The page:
Annual performance reviews can get a bad reputation in some companies, being seen as the dreaded month where everyone is “graded” and not much else gets done. For many organizations, they’re expensive, time-consuming, and provide little valuable information, while fostering employee dissatisfaction and reducing loyalty.
Managers spend an average of 17 hours per employee, per year on traditional performance reviews. That in itself is a huge time cost to the company — without factoring in the employee’s time, designing the assessments, or analyzing data.
To drive value from performance reviews, organizations have to implement it as part of daily work. Shifting performance appraisals from a large, yearly approach to an ongoing, daily or weekly touch point can dramatically improve how people perceive performance reviews. With negative opinions about performance evaluations, how you integrate feedback into daily work should be done with care.
Set clear expectations
When people know what the feedback is for, the quality of it increases since they know what points to hit. Expectations should define:
- What performance feedback will be used for. For example, in waterfall environments, it’s usually used to identify a top 2% and bottom 2%. In Agile environments, it might be used to issue remediation training, coaching, etc.
- Next steps (e.g., Will low performers be fired? Do they get a pay cut? Will they be given developmental opportunities to close gaps? Will they receive coaching to determine problems and how to move forward?
- How performance is rewarded (for individuals vs. teams, etc.). Traditional feedback models often fail Agile teams because they reward individual performance, which simply incentivizes bias towards negative or neutral peer feedback in 360 and other horizontal feedback systems.
Clearly stating the outcomes of performance feedback lets employees better prepare for and justify what they say and why.
Build trusting environments with goal-oriented feedback
The second step in fostering a positive feedback environment is creating goal-oriented feedback. Often, defining a top and bottom percentile is not goal oriented. It’s just a ranking system that offers no benefit to your organization.
Setting goals for feedback changes that. This could include delivering development, directing people and teams to self-improve, or comparing perceived production and skills gaps with actual production and skills gaps, etc. Once you establish what the feedback will be used for and how it will contribute to your business goals, you can communicate that to employees and gain buy-in.
For example, many Agile teams now integrate feedback cycles retrospectively. Teams might be asked to fill out simple performance surveys for their and their team’s performance after every sprint. That can then be utilized to discuss how things went during the retrospective. More importantly, it can allow people to suggest improvements and how to do better next sprint. Making those goals self-motivated also encourages buy-in because ownership and accountability help people to progress.
Implement feedback training
Feedback training is the process of helping people learn how to give good feedback. Sometimes, that means acknowledging or highlighting the right things. In other cases, it means avoiding personal and emotional bias when offering feedback. Feedback training is relatively simple and can often be delivered in a single day – but it ensures people know how to select and highlight the things that are important to performance.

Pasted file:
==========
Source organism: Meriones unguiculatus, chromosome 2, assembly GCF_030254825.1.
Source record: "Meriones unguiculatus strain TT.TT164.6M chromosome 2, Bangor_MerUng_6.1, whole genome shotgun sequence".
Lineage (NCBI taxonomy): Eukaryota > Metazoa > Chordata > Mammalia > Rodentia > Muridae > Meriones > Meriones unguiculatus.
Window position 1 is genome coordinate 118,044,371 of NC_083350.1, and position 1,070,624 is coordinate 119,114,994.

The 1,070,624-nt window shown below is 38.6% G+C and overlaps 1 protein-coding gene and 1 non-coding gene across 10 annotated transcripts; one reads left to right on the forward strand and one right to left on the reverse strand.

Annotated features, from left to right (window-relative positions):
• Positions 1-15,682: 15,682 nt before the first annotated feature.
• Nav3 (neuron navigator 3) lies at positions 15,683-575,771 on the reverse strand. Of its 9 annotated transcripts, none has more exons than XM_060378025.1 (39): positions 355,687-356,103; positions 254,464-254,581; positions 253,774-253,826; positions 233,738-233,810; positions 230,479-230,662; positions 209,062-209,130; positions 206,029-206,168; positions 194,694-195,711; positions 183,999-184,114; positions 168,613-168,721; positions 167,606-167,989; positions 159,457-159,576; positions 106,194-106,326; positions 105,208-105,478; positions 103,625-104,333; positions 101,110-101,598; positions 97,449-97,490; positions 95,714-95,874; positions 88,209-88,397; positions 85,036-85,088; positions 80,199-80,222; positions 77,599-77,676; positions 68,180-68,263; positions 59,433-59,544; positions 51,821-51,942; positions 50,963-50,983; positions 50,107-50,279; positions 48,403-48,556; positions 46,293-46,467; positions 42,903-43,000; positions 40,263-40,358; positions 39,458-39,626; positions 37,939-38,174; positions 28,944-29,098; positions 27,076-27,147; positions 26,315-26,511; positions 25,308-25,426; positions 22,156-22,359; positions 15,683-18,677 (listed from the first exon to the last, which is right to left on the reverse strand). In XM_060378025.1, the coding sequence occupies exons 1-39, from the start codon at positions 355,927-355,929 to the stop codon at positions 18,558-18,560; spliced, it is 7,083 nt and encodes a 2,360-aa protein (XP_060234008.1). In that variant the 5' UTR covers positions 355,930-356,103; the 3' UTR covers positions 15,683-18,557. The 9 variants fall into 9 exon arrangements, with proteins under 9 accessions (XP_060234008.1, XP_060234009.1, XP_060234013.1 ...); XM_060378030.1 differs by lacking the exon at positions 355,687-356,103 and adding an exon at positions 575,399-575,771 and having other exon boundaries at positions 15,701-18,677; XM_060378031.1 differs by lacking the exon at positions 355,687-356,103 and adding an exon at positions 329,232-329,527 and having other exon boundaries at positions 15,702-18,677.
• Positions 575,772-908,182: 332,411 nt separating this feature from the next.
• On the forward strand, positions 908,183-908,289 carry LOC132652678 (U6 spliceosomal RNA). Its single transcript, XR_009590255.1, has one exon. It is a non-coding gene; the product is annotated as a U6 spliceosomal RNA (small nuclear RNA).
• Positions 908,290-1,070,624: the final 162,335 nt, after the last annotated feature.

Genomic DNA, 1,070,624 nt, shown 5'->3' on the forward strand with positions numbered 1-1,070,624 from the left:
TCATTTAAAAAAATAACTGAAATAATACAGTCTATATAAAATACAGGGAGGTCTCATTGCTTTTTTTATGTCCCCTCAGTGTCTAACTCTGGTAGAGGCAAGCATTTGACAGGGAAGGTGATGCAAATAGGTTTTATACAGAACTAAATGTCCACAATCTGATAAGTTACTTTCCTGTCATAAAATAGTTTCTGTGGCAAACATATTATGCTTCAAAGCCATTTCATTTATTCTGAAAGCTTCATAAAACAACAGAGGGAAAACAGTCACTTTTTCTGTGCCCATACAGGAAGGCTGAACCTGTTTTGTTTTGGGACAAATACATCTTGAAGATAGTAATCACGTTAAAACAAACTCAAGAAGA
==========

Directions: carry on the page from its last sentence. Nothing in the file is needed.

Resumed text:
Often, that also ties into giving daily feedback in the form of compliments, goal-oriented criticism, and requests for solutions. If people don’t practice those skills on a daily basis, they become much less useful.
Use OKRs and goals to ensure feedback is implemented
OKRs, or objectives and key results, is a goal-setting methodology designed to help people and teams push their capabilities. Here, goals should always be high, and teams should not be able to complete them easily. Instead, you should normally aim for a success rate of about 70%. Why? People perform better when they have goals.
Setting goals around feedback, whether to correct performance issues, behavioral issues, communication, etc., is great.
But, if goals are easily reachable, many people will reach them and then drastically reduce their work effort until the next goal is set. OKRs prevent that, while challenging the individual to perform better than they otherwise would.
Make it a multi-way conversation
When feedback is one-directional, it won’t be taken seriously. If managers have a say about their teams, but teams are denied a voice concerning their managers, the process will create tension and lack of trust. Incorporating opportunities to deliver feedback in different ways and on different levels will increase employee buy-in and trust.
That means using one-on-one feedback, as well as anonymous and 360 feedback, where people can contribute horizontal and upward feedback anonymously. These different avenues of feedback might generate surprising results, which could offer insight and value into management relationships with teams, team relationships with each other, and other work relations.
Wrapping up — Turn performance feedback into actionable insights
Performance appraisals are increasingly moving away from a once-per-year check-in to ongoing feedback delivered as part of work (e.g., included with tooling, after sprints), which is a good time to check in on how people are doing, what they’re working on, how it went, and what they think could have gone better.
That shift in mindset is necessary to transform performance appraisals into a healthy process that contributes to a culture of development. Most importantly, it allows the organizations to drive performance improvement through training, providing tooling, and analyzing the bottlenecks inhibiting people from performing their best.